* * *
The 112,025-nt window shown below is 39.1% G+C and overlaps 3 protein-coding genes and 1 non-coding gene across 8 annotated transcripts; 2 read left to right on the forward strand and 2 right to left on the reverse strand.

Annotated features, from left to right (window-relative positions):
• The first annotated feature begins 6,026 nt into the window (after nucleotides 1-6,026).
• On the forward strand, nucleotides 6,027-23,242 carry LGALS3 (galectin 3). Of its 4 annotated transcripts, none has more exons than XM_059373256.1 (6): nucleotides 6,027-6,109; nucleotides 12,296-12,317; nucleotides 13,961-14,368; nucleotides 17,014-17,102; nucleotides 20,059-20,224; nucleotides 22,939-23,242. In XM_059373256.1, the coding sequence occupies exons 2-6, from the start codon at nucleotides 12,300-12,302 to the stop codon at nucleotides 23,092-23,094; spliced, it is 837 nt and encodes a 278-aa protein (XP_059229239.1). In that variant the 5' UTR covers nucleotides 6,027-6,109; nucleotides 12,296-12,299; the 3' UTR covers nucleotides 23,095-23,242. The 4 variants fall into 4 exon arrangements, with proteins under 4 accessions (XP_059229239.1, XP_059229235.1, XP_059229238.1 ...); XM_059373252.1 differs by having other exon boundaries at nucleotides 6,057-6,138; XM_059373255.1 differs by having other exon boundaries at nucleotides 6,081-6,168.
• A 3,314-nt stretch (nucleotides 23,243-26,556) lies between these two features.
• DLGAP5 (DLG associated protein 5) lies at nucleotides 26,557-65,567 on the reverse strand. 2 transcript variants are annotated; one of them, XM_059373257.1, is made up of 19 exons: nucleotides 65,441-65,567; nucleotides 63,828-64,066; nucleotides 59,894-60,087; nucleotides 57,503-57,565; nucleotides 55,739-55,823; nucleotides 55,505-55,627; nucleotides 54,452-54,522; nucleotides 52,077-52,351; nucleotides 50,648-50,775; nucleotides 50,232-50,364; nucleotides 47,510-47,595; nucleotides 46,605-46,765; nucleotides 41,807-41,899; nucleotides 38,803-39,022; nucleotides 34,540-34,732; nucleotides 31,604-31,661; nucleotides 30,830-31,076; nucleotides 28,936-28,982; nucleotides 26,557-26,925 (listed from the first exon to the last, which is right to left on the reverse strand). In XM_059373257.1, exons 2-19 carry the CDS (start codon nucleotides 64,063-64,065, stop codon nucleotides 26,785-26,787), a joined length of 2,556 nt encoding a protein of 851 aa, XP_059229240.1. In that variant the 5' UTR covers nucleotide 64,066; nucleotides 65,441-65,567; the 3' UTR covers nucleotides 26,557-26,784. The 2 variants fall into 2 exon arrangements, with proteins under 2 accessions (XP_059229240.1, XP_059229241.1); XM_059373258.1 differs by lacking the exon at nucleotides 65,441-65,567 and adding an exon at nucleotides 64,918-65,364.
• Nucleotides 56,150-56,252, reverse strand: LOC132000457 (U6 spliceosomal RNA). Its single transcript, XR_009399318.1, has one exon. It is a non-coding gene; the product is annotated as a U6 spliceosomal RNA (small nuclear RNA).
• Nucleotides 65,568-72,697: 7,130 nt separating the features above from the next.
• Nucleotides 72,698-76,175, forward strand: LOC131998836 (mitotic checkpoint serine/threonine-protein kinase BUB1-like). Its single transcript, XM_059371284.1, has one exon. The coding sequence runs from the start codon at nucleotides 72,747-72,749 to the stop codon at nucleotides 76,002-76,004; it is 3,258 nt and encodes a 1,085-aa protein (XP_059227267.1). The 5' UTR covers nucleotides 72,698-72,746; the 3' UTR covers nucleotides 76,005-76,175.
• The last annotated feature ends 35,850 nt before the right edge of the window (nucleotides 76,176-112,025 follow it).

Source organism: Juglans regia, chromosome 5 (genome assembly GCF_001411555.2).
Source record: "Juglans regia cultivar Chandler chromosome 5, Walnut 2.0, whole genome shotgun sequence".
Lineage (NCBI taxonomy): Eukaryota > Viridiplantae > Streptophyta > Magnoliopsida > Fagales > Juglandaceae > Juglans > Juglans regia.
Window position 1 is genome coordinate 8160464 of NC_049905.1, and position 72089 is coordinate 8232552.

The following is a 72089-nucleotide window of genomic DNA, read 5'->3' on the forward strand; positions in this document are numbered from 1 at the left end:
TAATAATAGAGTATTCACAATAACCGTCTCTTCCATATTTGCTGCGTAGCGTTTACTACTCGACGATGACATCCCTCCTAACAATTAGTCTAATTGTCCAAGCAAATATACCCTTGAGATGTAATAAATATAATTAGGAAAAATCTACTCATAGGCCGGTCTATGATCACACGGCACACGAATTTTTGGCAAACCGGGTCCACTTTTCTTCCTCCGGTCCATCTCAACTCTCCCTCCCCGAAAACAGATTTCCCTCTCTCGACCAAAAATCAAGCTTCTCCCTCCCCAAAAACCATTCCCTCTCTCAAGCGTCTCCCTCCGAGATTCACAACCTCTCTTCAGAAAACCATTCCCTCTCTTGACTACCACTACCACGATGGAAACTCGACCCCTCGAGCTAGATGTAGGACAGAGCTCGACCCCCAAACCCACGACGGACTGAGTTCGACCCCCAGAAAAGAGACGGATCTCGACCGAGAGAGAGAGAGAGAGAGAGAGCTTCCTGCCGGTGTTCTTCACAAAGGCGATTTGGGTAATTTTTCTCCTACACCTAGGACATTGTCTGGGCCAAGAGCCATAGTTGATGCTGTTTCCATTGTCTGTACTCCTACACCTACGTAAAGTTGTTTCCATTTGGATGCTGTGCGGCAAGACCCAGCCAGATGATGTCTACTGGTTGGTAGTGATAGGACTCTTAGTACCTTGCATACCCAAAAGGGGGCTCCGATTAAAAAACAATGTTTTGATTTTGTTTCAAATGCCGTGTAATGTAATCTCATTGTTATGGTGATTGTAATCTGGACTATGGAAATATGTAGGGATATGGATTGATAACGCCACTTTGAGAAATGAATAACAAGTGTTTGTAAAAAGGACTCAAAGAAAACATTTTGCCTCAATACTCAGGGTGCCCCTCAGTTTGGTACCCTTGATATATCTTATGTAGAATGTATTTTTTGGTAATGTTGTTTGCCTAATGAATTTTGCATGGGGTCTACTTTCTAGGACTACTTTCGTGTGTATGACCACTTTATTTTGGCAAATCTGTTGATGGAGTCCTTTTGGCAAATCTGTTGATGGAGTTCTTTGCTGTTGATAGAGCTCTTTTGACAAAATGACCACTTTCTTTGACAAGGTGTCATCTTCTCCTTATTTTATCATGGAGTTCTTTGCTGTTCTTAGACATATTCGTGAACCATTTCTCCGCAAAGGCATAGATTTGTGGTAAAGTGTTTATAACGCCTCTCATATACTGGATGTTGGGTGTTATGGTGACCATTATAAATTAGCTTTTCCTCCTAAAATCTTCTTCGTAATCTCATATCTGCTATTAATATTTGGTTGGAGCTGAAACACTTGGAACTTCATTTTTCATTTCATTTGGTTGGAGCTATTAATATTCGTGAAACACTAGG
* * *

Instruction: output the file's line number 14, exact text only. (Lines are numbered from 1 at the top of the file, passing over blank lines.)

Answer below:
Window position 1 is genome coordinate 8160464 of NC_049905.1, and position 72089 is coordinate 8232552.